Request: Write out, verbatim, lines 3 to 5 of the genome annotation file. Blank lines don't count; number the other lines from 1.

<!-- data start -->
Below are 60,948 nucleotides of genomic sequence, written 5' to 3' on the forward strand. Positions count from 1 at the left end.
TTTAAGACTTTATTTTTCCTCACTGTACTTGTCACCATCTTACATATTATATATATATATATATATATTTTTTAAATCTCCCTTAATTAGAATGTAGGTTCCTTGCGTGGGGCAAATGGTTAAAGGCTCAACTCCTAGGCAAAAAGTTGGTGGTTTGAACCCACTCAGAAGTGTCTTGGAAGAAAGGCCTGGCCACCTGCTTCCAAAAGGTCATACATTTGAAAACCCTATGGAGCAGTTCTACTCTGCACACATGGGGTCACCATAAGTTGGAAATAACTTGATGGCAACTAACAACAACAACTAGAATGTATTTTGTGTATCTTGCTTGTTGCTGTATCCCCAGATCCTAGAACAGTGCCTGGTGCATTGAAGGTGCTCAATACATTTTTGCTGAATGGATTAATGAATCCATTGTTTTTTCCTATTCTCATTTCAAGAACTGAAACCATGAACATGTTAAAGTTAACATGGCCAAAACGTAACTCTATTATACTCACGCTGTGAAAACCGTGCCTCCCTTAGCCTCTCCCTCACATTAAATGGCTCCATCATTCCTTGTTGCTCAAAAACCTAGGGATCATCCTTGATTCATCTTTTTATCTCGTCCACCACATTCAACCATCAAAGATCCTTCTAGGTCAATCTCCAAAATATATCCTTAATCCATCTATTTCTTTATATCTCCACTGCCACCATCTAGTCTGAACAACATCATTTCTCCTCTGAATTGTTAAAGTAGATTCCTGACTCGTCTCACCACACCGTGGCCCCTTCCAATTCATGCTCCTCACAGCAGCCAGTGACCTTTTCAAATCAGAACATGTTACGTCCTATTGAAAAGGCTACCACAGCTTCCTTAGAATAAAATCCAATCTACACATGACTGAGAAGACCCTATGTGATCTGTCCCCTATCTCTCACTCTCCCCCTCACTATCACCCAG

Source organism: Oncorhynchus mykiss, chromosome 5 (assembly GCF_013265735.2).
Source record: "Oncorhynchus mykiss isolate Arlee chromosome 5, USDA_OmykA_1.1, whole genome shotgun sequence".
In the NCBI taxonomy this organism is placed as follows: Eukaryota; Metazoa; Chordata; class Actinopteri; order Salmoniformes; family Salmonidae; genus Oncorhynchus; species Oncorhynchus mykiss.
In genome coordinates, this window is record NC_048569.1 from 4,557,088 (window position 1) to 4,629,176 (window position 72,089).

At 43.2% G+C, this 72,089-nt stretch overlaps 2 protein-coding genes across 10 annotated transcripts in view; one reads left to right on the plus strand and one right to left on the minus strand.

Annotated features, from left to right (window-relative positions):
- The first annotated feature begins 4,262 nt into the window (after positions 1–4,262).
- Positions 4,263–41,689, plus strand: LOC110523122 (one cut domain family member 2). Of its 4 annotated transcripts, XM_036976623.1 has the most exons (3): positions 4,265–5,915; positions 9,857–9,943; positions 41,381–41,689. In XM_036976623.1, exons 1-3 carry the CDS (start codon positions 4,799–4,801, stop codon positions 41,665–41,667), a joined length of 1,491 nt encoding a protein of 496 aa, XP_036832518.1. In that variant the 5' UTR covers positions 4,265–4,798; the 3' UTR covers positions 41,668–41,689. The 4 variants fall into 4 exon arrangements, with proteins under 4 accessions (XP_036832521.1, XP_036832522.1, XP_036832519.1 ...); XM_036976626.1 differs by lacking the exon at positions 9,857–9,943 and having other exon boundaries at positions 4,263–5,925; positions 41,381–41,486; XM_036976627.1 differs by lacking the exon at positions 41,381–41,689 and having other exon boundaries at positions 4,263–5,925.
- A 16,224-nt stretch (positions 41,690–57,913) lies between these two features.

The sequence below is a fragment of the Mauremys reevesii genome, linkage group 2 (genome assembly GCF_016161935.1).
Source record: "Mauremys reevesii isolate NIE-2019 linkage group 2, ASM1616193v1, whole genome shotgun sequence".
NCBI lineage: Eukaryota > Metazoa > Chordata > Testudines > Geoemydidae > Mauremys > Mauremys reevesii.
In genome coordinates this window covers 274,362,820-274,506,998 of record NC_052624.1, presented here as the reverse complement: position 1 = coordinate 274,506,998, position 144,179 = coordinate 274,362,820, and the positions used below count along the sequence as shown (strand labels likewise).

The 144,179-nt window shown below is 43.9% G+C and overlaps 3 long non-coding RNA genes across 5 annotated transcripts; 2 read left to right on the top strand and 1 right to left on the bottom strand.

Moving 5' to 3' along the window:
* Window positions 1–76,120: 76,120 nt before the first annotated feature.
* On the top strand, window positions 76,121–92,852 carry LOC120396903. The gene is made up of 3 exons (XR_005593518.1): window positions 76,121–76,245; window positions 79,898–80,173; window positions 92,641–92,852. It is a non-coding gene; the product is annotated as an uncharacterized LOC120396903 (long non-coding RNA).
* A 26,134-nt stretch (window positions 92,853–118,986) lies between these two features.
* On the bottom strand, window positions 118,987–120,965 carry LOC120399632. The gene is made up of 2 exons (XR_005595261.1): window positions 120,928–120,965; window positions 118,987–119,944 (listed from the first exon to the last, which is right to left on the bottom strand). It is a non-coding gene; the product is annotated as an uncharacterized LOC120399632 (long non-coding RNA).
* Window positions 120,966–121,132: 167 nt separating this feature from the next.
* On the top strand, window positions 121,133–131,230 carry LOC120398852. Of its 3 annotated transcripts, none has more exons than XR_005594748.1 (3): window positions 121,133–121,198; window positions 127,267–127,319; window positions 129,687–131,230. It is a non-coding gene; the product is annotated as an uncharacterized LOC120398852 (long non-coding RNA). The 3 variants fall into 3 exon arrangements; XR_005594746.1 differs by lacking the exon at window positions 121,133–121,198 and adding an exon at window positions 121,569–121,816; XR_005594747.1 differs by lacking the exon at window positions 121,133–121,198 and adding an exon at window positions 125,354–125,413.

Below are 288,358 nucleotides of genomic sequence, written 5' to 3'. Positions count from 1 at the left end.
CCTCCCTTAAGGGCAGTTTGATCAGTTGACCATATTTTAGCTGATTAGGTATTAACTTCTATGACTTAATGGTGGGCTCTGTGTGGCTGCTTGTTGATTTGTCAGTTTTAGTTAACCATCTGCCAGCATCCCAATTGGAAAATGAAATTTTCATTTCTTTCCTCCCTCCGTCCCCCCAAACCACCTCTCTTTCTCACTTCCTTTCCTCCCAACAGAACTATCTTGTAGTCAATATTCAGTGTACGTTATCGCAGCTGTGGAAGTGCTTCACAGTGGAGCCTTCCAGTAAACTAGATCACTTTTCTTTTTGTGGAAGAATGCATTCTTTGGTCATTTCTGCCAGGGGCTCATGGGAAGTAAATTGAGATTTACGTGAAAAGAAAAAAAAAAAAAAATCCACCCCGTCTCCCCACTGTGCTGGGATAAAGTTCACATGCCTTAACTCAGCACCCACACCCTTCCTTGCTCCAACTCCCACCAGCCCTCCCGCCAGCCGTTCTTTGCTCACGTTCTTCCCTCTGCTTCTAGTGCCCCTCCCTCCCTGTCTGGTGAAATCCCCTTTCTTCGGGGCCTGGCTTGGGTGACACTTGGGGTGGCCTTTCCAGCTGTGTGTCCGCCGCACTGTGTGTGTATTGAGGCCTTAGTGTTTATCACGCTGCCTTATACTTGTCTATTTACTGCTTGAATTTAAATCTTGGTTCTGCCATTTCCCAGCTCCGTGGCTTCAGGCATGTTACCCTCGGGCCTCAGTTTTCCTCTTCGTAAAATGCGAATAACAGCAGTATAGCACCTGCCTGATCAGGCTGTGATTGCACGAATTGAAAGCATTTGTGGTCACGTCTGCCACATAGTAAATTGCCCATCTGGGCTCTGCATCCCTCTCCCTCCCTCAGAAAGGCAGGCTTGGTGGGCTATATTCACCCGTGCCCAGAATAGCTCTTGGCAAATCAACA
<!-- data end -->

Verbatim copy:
Source organism: Oncorhynchus mykiss, chromosome 5 (assembly GCF_013265735.2).
Source record: "Oncorhynchus mykiss isolate Arlee chromosome 5, USDA_OmykA_1.1, whole genome shotgun sequence".
In the NCBI taxonomy this organism is placed as follows: Eukaryota; Metazoa; Chordata; class Actinopteri; order Salmoniformes; family Salmonidae; genus Oncorhynchus; species Oncorhynchus mykiss.